fter the US patent office ruled against the University of California in its battle for key patents on the CRISPR-Cas9 genome editing technology last week, UC put on a brave face. It might appeal the decision, it told reporters. It might settle for the patent it originally filed for, in 2012, and live with the fact that the Broad Institute, which prevailed at the patent office, gets to keep crucial patents that UC challenged. Unfortunately for UC, a public institution that could really use royalty and licensing revenues from CRISPR patents, experts in intellectual property suspect that even its fallback positions are no more solid than shaving cream.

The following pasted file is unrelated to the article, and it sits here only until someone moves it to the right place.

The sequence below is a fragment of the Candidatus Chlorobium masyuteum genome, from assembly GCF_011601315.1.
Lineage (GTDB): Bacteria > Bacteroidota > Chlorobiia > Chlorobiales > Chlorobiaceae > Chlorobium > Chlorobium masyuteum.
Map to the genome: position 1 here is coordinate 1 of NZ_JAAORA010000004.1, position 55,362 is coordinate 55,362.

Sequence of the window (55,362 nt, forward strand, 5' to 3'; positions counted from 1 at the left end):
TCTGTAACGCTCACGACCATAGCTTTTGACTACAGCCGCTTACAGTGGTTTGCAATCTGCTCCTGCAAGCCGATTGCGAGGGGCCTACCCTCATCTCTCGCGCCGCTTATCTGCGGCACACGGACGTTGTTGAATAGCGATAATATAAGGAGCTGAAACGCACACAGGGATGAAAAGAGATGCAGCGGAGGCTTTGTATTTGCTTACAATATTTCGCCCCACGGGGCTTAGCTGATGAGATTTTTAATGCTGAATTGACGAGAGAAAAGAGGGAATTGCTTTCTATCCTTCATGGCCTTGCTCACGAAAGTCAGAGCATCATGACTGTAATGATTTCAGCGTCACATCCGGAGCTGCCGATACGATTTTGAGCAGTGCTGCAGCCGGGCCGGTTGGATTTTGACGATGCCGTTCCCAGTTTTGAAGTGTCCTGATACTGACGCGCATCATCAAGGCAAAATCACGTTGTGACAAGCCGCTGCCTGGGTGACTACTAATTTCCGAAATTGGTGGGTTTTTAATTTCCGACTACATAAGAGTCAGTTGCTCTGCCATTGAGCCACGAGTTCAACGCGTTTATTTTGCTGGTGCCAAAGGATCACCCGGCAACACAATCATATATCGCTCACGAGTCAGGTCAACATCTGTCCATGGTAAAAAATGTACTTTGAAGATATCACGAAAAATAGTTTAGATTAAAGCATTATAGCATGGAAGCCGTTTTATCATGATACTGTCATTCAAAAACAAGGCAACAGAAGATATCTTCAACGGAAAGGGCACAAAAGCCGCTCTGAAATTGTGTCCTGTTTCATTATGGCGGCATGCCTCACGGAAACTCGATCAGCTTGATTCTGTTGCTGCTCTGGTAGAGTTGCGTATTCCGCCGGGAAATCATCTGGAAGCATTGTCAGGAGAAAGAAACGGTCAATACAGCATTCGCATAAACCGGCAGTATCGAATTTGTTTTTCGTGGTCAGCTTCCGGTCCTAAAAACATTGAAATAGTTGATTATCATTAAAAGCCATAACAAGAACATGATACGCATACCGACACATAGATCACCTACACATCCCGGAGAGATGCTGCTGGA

UC’s first hurdle involves any appeal. Under the America Invents Act, a law that came into effect in 2013 and was intended to promote innovation, patent office decisions can be appealed only to the Court of Appeals for the Federal Circuit.